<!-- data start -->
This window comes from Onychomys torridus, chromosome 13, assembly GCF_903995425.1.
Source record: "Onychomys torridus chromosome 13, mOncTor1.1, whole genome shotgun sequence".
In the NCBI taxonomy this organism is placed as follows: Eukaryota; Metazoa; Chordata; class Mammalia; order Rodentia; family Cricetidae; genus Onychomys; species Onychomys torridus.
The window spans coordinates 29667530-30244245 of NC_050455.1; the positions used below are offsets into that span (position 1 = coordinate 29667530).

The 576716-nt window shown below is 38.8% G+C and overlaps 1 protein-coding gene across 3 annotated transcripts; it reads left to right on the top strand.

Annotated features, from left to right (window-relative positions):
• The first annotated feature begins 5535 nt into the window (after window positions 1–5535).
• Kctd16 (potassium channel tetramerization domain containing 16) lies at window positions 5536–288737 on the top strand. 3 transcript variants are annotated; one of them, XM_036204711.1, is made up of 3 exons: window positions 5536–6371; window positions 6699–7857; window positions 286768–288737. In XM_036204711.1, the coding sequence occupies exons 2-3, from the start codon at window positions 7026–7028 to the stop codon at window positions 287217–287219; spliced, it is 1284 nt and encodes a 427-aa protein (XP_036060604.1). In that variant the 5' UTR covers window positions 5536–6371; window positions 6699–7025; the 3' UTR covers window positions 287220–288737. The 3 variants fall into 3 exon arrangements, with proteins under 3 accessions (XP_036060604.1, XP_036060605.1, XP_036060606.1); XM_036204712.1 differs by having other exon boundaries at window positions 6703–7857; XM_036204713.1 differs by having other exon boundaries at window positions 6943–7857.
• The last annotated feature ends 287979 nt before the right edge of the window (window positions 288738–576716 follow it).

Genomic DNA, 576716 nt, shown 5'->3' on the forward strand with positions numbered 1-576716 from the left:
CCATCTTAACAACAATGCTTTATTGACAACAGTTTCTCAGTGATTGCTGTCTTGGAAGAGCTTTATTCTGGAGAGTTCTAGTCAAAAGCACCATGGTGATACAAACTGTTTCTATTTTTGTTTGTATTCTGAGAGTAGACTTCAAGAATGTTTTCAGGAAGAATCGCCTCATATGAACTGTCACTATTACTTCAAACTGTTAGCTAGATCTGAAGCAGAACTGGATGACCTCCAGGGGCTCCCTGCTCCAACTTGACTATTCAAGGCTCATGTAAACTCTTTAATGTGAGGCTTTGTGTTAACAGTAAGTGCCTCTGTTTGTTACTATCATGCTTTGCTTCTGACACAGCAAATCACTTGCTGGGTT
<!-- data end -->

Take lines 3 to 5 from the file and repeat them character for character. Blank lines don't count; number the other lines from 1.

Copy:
In the NCBI taxonomy this organism is placed as follows: Eukaryota; Metazoa; Chordata; class Mammalia; order Rodentia; family Cricetidae; genus Onychomys; species Onychomys torridus.
The window spans coordinates 29667530-30244245 of NC_050455.1; the positions used below are offsets into that span (position 1 = coordinate 29667530).

The 576716-nt window shown below is 38.8% G+C and overlaps 1 protein-coding gene across 3 annotated transcripts; it reads left to right on the top strand.